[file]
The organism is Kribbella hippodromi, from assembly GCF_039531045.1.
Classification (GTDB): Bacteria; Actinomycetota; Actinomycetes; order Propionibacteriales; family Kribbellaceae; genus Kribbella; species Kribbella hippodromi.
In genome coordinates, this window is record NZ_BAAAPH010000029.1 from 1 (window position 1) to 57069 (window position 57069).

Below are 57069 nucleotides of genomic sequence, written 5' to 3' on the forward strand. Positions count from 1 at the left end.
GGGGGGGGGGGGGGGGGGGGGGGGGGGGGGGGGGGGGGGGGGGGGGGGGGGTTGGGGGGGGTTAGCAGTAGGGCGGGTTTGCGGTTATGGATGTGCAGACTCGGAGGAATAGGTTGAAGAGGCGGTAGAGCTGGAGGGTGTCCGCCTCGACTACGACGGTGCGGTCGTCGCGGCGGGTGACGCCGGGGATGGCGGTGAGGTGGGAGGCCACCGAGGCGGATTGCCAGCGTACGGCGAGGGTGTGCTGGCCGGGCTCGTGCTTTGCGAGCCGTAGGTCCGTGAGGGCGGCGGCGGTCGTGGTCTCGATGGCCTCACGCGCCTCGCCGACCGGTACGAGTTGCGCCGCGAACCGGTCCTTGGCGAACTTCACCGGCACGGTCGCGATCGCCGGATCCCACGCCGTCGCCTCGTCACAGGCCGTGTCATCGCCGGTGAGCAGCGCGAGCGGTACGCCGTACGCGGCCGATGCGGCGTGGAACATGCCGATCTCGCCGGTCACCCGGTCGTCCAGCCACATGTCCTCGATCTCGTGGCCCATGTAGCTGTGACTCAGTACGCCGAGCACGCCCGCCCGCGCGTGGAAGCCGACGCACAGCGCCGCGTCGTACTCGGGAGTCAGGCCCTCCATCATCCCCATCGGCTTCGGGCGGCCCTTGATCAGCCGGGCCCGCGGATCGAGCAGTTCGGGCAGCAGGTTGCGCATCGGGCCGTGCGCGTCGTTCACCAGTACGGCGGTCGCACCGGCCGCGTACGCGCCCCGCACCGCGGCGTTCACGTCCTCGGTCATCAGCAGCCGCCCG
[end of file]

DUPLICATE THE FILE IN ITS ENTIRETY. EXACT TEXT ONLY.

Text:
The organism is Kribbella hippodromi, from assembly GCF_039531045.1.
Classification (GTDB): Bacteria; Actinomycetota; Actinomycetes; order Propionibacteriales; family Kribbellaceae; genus Kribbella; species Kribbella hippodromi.
In genome coordinates, this window is record NZ_BAAAPH010000029.1 from 1 (window position 1) to 57069 (window position 57069).

Below are 57069 nucleotides of genomic sequence, written 5' to 3' on the forward strand. Positions count from 1 at the left end.
GGGGGGGGGGGGGGGGGGGGGGGGGGGGGGGGGGGGGGGGGGGGGGGGGGGTTGGGGGGGGTTAGCAGTAGGGCGGGTTTGCGGTTATGGATGTGCAGACTCGGAGGAATAGGTTGAAGAGGCGGTAGAGCTGGAGGGTGTCCGCCTCGACTACGACGGTGCGGTCGTCGCGGCGGGTGACGCCGGGGATGGCGGTGAGGTGGGAGGCCACCGAGGCGGATTGCCAGCGTACGGCGAGGGTGTGCTGGCCGGGCTCGTGCTTTGCGAGCCGTAGGTCCGTGAGGGCGGCGGCGGTCGTGGTCTCGATGGCCTCACGCGCCTCGCCGACCGGTACGAGTTGCGCCGCGAACCGGTCCTTGGCGAACTTCACCGGCACGGTCGCGATCGCCGGATCCCACGCCGTCGCCTCGTCACAGGCCGTGTCATCGCCGGTGAGCAGCGCGAGCGGTACGCCGTACGCGGCCGATGCGGCGTGGAACATGCCGATCTCGCCGGTCACCCGGTCGTCCAGCCACATGTCCTCGATCTCGTGGCCCATGTAGCTGTGACTCAGTACGCCGAGCACGCCCGCCCGCGCGTGGAAGCCGACGCACAGCGCCGCGTCGTACTCGGGAGTCAGGCCCTCCATCATCCCCATCGGCTTCGGGCGGCCCTTGATCAGCCGGGCCCGCGGATCGAGCAGTTCGGGCAGCAGGTTGCGCATCGGGCCGTGCGCGTCGTTCACCAGTACGGCGGTCGCACCGGCCGCGTACGCGCCCCGCACCGCGGCGTTCACGTCCTCGGTCATCAGCAGCCGCCCG